A couple weeks after a state-appointed emergency manager filed a bankruptcy claim on behalf of Detroit, the world-famous Christie's auction house has been called in to begin appraising some of the Detroit Institute of Arts' permanent collection. But lest you should assume this is the sign of vultures coming in to pick at a decaying carcass. everyone involved in this process promises this is just a formality and no art will be sold.
The Institute of Arts' collection, despite what you might assume about Detroit, is actually quite good thanks to the now broke city's former glory days. Because of this, the emergency manager, Kevyn Orr, says the works must be evaluated as assets in the bankruptcy proceedings. But he adds that it is not his intention to have a fire sale.
"There has never been, nor is there now, any plan to sell art," Orr wrote in a press release, reports the Associated Press. "This valuation, as well as the valuation of other city assets ... is a step the city must take to reach resolutions with its creditors and secure a viable, strong future for Detroit and its residents."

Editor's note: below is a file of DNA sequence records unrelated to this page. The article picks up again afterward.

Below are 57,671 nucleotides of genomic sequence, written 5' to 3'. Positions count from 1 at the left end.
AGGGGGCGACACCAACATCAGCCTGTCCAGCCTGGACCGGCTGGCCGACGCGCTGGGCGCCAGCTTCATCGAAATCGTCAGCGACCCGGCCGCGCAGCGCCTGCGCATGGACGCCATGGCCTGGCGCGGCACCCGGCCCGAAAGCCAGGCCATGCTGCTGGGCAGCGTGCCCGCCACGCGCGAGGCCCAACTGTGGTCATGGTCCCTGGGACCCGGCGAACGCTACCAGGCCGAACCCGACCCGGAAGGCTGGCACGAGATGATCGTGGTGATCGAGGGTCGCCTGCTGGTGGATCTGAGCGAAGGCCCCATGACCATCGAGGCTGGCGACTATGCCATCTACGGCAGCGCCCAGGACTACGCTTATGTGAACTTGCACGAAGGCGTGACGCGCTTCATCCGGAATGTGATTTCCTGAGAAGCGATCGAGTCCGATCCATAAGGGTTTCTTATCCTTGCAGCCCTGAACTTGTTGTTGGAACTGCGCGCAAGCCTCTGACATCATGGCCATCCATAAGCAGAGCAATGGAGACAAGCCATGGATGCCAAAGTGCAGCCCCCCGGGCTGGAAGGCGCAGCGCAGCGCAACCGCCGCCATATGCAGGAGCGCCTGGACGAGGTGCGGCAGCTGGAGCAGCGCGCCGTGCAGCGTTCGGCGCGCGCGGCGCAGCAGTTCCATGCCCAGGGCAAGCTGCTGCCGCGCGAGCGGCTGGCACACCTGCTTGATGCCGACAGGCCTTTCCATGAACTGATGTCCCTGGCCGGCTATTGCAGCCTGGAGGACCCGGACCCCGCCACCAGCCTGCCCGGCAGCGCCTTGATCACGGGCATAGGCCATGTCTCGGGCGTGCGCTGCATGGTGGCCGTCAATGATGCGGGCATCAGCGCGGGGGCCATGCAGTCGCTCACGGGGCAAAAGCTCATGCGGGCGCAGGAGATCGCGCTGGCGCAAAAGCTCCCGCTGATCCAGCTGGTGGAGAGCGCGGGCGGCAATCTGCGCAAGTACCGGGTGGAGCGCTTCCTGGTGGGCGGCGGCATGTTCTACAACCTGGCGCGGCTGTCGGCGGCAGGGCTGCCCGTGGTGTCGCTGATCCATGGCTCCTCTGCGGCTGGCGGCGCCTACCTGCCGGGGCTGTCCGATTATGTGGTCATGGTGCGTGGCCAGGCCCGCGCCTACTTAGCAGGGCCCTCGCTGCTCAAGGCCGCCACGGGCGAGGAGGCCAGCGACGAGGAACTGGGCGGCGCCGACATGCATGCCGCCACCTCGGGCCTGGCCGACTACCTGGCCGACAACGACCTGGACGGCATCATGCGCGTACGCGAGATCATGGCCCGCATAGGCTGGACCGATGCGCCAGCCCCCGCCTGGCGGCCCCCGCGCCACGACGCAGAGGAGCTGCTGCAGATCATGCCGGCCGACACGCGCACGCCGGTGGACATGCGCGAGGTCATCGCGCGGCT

Despite Orr's assurances, DIA employees have been quick to remind everyone that Bill Schuette, the state's attorney general, said in a June opinion that the DIA's art was off limits when it came to debt collection. Schuette wrote that the art is "held by the city of Detroit in charitable trust for the people of Michigan, and no piece in the collection may thus be sold, conveyed, or transferred to satisfy city debts or obligations."
[Image via AP]